My son is now going to class II and when me and my wife met his teacher to collect his report card, she was quite happy to hand it over it to us. She told us a variety of things regarding him, how he has improved in his conduct, how he fared in his studies and how he needs to maintain regularity in his studies. And there I got the idea to write this article.
She mentioned that wherever my son was not comfortable such as making sentences in Hindi or if he needs improvement in calculations etc, we should make a habit to be REGULAR with him so he doesn’t lose the rhythm. For him to make an improvement in his studies, we need to sit with him on a regular basis and make him practice.
I think the habit of doing anything on a regular basis makes the person a real winner. Whenever you start anything new, there is always an excitement to start and make that thing work and enjoy. However, gradually the excitement starts to fade away and over a period of time you start to lose interest and in majority of the times, you give up. The reason that most of us do that is simply because giving up is so easy. Mentally, you make your mind to not do that activity and then stop doing it. What is difficult is to continue and consistently carry on doing it.
If you look at athletes or any other top sportsman, you would always notice that they are the people who have been extremely consistent in their craft/sporting activity and it is only because of the consistency they become Champions. They relentlessly, spend time over and over again to improve their sport and its only because of the consistency, they are able to reach the top.
As per a renowned author, Malcolm Gladwell, stalwarts like Beethoven, Michelangelo, Steve Jobs, Oprah Winfrey, Sachin Tendulkar or any other elite performer, either in sports or theatre or profession have reached the top only after spending 10,000 hours in practice. Gladwell drew this conclusion after a thorough research when he studied the habits of elite performers and realized that 10,000 hours is a must for anyone to master his/her craft.What it means is that for anyone to master a craft be anything, ranging from sports to profession or theatre, you need to consistently revising or re-doing that.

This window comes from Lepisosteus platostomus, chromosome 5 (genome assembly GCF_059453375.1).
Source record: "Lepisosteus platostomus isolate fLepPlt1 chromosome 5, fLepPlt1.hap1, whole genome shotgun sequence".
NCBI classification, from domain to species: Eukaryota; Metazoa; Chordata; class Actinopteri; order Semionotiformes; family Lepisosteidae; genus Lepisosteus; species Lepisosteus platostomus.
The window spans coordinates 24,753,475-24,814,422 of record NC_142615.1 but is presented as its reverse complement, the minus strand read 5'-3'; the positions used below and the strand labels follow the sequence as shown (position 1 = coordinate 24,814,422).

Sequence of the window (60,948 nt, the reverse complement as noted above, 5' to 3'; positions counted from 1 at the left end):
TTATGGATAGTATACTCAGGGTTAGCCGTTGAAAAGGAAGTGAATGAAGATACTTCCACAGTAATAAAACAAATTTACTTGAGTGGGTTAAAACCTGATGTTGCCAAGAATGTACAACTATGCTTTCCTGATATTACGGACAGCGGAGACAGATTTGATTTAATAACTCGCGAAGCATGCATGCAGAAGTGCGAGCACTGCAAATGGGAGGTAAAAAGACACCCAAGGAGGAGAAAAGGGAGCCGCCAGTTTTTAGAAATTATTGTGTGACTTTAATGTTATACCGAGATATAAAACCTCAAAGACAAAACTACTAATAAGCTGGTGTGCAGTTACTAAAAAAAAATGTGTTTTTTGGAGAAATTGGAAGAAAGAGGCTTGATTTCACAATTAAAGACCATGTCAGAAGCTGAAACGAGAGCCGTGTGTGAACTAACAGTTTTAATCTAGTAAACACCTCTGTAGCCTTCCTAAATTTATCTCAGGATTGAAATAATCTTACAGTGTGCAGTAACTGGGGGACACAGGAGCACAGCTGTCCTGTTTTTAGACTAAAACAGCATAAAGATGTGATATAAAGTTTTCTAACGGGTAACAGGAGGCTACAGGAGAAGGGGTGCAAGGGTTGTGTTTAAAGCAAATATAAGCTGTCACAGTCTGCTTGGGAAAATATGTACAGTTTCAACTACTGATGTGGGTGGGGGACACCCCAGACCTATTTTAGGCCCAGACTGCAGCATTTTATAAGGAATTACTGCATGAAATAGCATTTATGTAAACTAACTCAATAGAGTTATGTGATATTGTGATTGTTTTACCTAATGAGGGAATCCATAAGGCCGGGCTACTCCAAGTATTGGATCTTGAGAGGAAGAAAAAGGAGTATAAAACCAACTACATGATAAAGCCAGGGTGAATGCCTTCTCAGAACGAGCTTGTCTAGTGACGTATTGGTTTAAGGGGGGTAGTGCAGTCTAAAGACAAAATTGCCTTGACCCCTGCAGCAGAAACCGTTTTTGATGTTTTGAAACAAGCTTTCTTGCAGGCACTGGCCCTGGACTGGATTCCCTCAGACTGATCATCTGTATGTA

I remember my days when I used to study for my CA exams and one day my father gave me a formula to crack the exams successfully. He told me about a very famous and thoroughly researched principle of “Memory Retention and the Forgetting Curve”. Our brain houses many memories but why is that we remember some things very strongly and have a difficult time recalling others. As per a hypothesis by psychologist Hermann Ebbinghauss, forgetting happens most rapidly after learning a new thing, and it slows do
If you look at the curve, you would notice that the power of the brain to retain any new knowledge gets depleted quite quickly and in a span of days, 50% of the thing we learnt fades away from our memory. However, if the newly learned thing is revised, the retention starts to increase and remains with us for a longer period of time.
When this logic is put to use in any field of study, it derives exactly the same results. You start learning something new and unless it is revised, you wouldn’t be able to retain it. As per the Curve, when exposed to the same material repeatedly, it takes less time to pull the information from your long-term memory.
Preparation for Exams
When we start to prepare for our exams, a majority of us spend a large part of our time reading new topics and gaining understanding of the difficult subjects. For example, we will pick up Direct Tax as a subject and for few weeks we shall continue to prepare that subject and finish the course. Then we will pick up two more subjects and finish the course and after that two more subjects. This goes on and on till the time we finish all the subjects and after that we shall pick up the subject that we had finished the first (i.e. Direct tax) and revise it. Then we will pick up the second subject, revise it and move on to the other.
If we apply the logic of the Memory Retention and Forgetting Curve, what typically happens is that once you had completed the Direct Tax course, your level to retain the subject goes down and gradually it fades away from the memory. When you pick it up again for revision, say after 5-6 weeks you would have forgotten a large portion and then you have to spend time again to revisit the topic and revise it. This process takes a lot of time and we are therefore, required to spend long hours studying to maintain the same level of retention.